🥛 It’s been around since medieval times.
- Most historians trace eggnog back to a warm milk-based drink from the 13th century called posset that consisted of eggs, spices, milk, figs, and wine.
🥛 It’s pretty high in calories and fat.
- One cup of nog with no alcohol yields 343 calories, 19g of fat, and 50% of your daily allotment of cholesterol, so enjoy it in moderation.
🥛 It was popular in early American colonies.
- It’s thought that early colonists brought the idea for eggnog over with them from Britain. They’d usually add rum to the warm milky mixture because alcohol such as whiskey and cognac had high taxes that made them too pricey.
🥛 George Washington was a fan of it.
- Our nation’s first president shared his own recipe of eggnog that included cream, milk, sugar, brandy, whiskey, rum, and sherry.
🥛 It may be named after a cup.
- Colonists referred to rum as “grog” and it was commonly served in little wooden mugs called “noggins”. The drink became known as “egg-n-grog” and eventually “eggnog”.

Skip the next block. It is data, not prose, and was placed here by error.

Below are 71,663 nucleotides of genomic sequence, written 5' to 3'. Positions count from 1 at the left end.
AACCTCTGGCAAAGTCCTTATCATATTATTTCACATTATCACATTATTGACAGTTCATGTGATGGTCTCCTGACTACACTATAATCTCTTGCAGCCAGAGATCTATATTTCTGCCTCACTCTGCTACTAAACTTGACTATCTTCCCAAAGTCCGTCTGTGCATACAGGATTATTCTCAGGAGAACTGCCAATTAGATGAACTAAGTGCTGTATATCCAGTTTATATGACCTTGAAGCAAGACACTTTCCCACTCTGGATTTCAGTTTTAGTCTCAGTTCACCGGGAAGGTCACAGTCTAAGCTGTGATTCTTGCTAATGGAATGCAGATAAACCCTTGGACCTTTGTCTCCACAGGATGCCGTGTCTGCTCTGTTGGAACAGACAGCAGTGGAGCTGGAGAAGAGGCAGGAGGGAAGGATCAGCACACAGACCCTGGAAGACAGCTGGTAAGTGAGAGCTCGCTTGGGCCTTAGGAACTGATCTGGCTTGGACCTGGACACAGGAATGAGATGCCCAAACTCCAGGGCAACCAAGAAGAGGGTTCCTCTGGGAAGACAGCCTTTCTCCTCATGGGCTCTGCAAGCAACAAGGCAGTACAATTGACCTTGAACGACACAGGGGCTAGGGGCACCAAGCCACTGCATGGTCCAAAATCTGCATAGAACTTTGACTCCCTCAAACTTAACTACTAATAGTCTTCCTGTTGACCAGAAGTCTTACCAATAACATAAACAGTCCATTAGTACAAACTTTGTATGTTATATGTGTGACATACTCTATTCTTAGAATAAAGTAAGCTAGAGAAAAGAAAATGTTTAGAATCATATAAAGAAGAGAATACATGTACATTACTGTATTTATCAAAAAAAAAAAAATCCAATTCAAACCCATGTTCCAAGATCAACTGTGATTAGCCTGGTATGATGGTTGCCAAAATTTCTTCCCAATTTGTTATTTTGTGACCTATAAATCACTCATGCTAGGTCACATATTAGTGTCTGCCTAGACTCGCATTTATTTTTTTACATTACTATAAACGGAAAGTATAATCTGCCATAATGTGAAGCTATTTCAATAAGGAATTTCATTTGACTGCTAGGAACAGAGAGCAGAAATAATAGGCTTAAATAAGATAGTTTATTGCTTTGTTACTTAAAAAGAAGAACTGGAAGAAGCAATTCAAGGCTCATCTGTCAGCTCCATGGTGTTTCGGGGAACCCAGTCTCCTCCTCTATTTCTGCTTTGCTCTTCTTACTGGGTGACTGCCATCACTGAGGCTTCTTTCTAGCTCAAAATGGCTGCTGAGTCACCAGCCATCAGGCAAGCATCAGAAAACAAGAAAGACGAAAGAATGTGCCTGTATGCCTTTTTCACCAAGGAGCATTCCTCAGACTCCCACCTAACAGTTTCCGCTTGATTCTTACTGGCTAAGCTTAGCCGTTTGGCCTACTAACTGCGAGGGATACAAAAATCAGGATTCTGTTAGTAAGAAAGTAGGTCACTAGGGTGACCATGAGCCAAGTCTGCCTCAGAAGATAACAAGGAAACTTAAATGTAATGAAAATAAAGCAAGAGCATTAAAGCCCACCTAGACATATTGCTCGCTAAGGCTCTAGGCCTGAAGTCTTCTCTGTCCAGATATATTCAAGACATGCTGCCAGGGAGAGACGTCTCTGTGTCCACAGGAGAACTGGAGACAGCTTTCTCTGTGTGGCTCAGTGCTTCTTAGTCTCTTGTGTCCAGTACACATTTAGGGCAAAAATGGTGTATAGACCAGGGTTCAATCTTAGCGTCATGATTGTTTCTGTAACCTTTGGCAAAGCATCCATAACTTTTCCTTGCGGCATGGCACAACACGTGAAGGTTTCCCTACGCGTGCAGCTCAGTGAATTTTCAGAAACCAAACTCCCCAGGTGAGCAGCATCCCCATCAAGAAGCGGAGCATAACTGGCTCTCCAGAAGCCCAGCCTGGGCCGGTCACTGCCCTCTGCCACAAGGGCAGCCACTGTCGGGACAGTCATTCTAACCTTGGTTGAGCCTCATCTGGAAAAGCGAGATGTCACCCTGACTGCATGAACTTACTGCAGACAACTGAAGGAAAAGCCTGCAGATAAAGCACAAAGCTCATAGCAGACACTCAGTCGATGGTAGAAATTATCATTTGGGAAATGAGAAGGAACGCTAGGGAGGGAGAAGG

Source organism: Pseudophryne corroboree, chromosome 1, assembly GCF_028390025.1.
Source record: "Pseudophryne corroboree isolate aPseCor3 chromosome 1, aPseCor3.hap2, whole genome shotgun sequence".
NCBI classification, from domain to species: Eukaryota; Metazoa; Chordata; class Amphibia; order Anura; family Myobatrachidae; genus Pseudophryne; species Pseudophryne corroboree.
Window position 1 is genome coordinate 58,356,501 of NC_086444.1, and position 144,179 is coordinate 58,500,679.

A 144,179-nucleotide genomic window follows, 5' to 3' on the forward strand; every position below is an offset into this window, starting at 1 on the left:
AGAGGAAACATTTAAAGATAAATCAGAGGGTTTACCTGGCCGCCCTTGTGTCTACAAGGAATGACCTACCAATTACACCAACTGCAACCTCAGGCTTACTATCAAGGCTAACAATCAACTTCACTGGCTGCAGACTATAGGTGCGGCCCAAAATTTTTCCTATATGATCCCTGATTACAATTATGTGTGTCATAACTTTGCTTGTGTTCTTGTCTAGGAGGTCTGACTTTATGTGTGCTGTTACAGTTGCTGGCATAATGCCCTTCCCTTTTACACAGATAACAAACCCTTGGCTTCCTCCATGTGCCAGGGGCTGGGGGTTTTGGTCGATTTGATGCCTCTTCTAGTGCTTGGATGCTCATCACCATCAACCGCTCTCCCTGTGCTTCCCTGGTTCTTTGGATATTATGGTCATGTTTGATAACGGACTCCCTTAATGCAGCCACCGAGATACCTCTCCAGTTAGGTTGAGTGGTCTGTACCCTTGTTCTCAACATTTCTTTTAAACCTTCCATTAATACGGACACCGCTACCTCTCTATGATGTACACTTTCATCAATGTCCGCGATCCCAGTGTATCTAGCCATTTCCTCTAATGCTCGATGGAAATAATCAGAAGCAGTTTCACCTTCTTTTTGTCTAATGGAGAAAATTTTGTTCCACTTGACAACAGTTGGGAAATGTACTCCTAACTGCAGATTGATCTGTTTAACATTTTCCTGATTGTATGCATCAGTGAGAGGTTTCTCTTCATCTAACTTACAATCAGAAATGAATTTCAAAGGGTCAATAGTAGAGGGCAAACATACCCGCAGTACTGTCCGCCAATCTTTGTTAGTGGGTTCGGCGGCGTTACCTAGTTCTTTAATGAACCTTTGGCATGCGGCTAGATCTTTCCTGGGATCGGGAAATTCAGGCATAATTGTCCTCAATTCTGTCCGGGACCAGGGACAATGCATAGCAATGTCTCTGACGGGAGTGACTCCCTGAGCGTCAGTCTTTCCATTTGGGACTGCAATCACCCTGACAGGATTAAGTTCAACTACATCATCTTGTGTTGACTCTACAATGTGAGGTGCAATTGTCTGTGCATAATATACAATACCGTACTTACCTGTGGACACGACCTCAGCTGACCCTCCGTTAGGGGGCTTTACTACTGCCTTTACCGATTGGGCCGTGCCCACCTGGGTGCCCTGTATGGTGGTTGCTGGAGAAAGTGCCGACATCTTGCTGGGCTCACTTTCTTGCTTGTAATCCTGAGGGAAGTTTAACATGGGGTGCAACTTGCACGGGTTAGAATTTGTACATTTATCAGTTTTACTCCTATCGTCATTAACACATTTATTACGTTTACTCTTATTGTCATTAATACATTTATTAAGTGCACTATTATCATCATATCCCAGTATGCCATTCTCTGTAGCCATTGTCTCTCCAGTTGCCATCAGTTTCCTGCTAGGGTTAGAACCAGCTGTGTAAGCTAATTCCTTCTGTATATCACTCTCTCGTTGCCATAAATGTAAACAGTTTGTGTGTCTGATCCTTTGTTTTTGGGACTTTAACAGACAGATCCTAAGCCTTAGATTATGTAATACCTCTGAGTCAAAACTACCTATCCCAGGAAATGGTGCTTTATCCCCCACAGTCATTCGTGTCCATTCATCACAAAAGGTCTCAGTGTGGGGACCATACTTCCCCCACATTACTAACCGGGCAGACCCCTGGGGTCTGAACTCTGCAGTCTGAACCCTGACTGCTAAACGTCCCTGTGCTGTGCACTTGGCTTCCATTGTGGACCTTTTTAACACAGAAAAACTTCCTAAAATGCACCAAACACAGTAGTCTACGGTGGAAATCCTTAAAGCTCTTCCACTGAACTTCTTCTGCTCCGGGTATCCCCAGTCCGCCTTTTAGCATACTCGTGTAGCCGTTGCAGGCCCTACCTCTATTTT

🥛 It has its own national day and month.
- Conveniently enough, December is National Eggnog Month and Christmas Eve is National Eggnog Day.
🥛 It caused a riot.
- On Christmas in 1826 at West Point Military Academy in New York, a riot broke out that became known as The Eggnog Riot. Alcohol had been snuck into the base to spike the Christmas party’s eggnog. As the party went on late into the night, nearly one-third of the academy’s cadets (around 260 men) imbibed and grew out of control. This led to broken windows, bayonets being charged, rifles being fired, broken furniture, and court-martial proceedings that lasted until March of the next year.